This book is available only in German (Nach Galizien) and Polish (Po Galicji). If you read either of these languages, I suggest you do as I do and ask your local library to obtain it for you via their Inter-Library Loan system. My German is somewhat rusty, as you will no doubt be able to deduce from the quality of the translations that follow, but the effort was well worth it for me. I did wish, how- ever, that the author had included an index.
The full title of the book is To Galicia: Of Chasidim, Huzules, Poles and Ruthenians: An imaginary journey through the vanished world of Eastern Galicia and Bukovina. (Ruthenians and Huzules are basically Ukrainians.) It describes an imagined trip, mainly by railroad, around the turn of the last century, from Tarnow to Lemberg (I’m using place names as they appear in the book) via Przemysl, Drohobycz, Stryj, Stanislau, Zabie, Kolomea, Czernowitz, Brody and places in between. A quick look at the map will show you that this is far from a linear journey, involving as it does various side trips.
For each waypoint, the author draws on contemporaneous accounts for lyrical and (sometimes) not so lyrical descriptions of the lives of Jews, Poles and Ukrainians. The overall impression is of “a rich land of poor people” (in the words of the title of another book by the same author). Among the poorest of these poor people are the majority of its Jewish population.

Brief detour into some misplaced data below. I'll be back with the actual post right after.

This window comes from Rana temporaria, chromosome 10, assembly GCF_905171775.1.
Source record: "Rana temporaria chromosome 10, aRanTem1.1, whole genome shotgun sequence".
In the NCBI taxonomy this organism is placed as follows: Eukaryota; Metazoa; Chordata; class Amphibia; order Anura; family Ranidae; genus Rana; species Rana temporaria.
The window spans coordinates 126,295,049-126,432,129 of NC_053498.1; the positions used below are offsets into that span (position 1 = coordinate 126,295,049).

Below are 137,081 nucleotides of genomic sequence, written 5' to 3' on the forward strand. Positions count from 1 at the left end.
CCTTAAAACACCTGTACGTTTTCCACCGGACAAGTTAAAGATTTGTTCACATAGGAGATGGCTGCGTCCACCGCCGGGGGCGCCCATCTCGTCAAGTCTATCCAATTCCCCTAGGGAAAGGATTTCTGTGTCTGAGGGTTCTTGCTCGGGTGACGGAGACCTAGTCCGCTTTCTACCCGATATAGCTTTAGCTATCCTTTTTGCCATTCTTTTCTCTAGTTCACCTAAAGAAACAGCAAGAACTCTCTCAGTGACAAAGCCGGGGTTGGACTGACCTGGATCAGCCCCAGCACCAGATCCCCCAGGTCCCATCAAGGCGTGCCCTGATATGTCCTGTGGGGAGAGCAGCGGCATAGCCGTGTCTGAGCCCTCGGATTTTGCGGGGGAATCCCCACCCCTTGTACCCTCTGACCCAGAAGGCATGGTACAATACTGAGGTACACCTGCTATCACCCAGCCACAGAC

The following passage quoted in the book, excerpted from a description of an emigrant from Dobromil to the USA, puts it as follows:
Gewen is das schtetl, in a tol, arumgeringlt mit schene hojche grine berg, mit fruchtn un blumen gertner, a schmekende gute frische luft. Nor ejn sach hot gefelt: parnose.
(If your knowledge of Yiddish isn’t quite up to translating from a transcription into German, here is what this says: “There was a shtetl, in a valley, surrounded by beautiful high green mountains, with fruit and flower gardens, delicious good fresh air. Only one thing was missing: a way to make a living.”)